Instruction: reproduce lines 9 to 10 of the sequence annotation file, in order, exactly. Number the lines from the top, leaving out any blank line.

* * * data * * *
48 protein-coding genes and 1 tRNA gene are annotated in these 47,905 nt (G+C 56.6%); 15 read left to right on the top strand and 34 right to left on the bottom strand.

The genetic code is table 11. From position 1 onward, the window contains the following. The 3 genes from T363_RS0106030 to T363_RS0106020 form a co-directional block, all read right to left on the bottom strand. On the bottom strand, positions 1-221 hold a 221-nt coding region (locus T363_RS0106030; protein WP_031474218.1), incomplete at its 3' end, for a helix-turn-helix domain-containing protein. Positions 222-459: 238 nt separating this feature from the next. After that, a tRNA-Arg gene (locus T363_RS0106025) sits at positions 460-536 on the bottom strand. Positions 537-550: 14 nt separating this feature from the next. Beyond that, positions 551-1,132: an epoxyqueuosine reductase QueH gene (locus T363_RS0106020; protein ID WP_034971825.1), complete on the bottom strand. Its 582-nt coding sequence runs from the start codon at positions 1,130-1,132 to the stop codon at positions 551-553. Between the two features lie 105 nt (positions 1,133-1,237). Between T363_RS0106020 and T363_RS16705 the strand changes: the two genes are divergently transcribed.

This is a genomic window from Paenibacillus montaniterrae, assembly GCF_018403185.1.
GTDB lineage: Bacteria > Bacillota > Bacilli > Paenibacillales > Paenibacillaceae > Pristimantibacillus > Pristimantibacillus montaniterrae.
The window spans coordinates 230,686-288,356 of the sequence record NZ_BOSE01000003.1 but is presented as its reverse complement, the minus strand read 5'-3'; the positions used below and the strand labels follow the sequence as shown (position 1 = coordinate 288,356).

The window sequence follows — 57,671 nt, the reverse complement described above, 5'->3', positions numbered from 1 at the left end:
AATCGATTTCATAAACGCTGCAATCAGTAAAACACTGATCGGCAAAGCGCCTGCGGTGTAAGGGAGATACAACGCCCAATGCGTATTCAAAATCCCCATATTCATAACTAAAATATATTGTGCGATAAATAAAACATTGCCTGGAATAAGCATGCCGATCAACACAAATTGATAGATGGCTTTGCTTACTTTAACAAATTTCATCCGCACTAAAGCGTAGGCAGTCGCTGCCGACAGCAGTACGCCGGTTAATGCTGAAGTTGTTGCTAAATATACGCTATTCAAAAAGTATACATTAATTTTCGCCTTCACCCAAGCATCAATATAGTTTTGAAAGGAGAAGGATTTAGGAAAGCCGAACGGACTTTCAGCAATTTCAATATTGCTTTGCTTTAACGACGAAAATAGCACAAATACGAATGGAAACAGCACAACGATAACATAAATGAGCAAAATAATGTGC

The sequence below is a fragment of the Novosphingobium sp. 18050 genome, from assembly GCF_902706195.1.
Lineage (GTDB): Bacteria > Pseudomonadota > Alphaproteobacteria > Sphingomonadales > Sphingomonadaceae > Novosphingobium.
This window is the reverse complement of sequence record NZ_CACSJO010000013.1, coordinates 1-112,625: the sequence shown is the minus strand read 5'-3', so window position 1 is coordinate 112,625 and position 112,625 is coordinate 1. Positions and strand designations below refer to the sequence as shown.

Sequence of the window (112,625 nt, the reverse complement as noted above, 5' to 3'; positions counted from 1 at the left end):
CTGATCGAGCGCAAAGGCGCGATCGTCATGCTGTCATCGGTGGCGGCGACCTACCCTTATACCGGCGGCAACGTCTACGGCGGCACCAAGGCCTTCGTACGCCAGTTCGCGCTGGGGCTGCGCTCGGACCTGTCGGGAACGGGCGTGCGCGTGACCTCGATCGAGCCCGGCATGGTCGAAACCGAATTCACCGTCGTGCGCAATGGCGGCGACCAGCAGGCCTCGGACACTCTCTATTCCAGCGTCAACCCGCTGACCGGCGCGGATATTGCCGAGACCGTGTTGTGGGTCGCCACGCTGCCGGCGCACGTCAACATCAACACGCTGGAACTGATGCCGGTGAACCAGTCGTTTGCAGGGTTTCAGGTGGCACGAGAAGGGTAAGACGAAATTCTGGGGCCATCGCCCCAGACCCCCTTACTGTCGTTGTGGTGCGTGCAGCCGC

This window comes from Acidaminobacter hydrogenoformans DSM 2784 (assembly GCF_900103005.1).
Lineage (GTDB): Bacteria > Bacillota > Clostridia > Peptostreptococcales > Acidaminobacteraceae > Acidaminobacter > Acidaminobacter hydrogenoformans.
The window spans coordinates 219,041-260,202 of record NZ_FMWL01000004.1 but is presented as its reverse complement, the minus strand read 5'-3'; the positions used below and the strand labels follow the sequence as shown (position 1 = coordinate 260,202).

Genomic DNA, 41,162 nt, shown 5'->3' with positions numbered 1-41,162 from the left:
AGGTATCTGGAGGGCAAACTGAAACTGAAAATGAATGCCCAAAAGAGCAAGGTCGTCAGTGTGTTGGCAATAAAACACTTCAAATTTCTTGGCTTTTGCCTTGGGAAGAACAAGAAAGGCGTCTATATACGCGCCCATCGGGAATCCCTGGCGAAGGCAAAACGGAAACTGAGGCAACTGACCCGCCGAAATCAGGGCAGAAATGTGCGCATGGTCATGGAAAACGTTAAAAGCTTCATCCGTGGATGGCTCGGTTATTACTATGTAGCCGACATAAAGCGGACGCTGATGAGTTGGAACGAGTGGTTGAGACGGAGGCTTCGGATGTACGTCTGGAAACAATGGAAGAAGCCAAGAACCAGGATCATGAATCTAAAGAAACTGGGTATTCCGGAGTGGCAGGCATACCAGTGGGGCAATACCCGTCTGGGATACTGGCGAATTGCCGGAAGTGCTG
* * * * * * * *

Lineage (GTDB): Bacteria > Pseudomonadota > Alphaproteobacteria > Sphingomonadales > Sphingomonadaceae > Novosphingobium.
This window is the reverse complement of sequence record NZ_CACSJO010000013.1, coordinates 1-112,625: the sequence shown is the minus strand read 5'-3', so window position 1 is coordinate 112,625 and position 112,625 is coordinate 1. Positions and strand designations below refer to the sequence as shown.